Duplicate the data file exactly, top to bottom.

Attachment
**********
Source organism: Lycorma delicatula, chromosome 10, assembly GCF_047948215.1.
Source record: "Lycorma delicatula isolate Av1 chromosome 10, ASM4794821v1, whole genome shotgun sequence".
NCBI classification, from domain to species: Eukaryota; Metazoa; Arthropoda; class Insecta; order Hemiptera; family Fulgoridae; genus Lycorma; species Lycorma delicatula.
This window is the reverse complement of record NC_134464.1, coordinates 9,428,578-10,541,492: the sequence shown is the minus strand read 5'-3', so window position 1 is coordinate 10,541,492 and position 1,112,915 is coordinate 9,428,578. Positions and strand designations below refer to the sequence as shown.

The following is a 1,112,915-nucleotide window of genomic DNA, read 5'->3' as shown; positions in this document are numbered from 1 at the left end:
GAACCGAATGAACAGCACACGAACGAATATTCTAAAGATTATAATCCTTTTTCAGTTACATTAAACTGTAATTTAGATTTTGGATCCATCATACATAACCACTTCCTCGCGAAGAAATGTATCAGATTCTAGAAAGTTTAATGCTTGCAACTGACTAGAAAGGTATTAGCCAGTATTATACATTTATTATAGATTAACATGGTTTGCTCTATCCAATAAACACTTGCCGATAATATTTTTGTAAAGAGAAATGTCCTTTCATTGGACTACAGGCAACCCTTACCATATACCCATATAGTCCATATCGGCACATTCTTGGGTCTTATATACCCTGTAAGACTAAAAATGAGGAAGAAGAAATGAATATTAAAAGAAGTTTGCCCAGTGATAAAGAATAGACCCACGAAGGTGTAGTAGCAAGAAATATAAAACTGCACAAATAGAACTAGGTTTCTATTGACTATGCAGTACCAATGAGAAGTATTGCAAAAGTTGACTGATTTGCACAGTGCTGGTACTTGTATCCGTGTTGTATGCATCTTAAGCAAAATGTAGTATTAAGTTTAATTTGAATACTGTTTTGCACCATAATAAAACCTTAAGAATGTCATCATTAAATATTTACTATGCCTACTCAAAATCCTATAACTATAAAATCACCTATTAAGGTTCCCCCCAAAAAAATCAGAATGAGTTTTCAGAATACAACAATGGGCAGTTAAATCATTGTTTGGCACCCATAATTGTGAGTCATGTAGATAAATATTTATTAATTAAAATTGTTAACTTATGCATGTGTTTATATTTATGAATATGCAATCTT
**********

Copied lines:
Source organism: Lycorma delicatula, chromosome 10, assembly GCF_047948215.1.
Source record: "Lycorma delicatula isolate Av1 chromosome 10, ASM4794821v1, whole genome shotgun sequence".
NCBI classification, from domain to species: Eukaryota; Metazoa; Arthropoda; class Insecta; order Hemiptera; family Fulgoridae; genus Lycorma; species Lycorma delicatula.
This window is the reverse complement of record NC_134464.1, coordinates 9,428,578-10,541,492: the sequence shown is the minus strand read 5'-3', so window position 1 is coordinate 10,541,492 and position 1,112,915 is coordinate 9,428,578. Positions and strand designations below refer to the sequence as shown.

The following is a 1,112,915-nucleotide window of genomic DNA, read 5'->3' as shown; positions in this document are numbered from 1 at the left end:
GAACCGAATGAACAGCACACGAACGAATATTCTAAAGATTATAATCCTTTTTCAGTTACATTAAACTGTAATTTAGATTTTGGATCCATCATACATAACCACTTCCTCGCGAAGAAATGTATCAGATTCTAGAAAGTTTAATGCTTGCAACTGACTAGAAAGGTATTAGCCAGTATTATACATTTATTATAGATTAACATGGTTTGCTCTATCCAATAAACACTTGCCGATAATATTTTTGTAAAGAGAAATGTCCTTTCATTGGACTACAGGCAACCCTTACCATATACCCATATAGTCCATATCGGCACATTCTTGGGTCTTATATACCCTGTAAGACTAAAAATGAGGAAGAAGAAATGAATATTAAAAGAAGTTTGCCCAGTGATAAAGAATAGACCCACGAAGGTGTAGTAGCAAGAAATATAAAACTGCACAAATAGAACTAGGTTTCTATTGACTATGCAGTACCAATGAGAAGTATTGCAAAAGTTGACTGATTTGCACAGTGCTGGTACTTGTATCCGTGTTGTATGCATCTTAAGCAAAATGTAGTATTAAGTTTAATTTGAATACTGTTTTGCACCATAATAAAACCTTAAGAATGTCATCATTAAATATTTACTATGCCTACTCAAAATCCTATAACTATAAAATCACCTATTAAGGTTCCCCCCAAAAAAATCAGAATGAGTTTTCAGAATACAACAATGGGCAGTTAAATCATTGTTTGGCACCCATAATTGTGAGTCATGTAGATAAATATTTATTAATTAAAATTGTTAACTTATGCATGTGTTTATATTTATGAATATGCAATCTT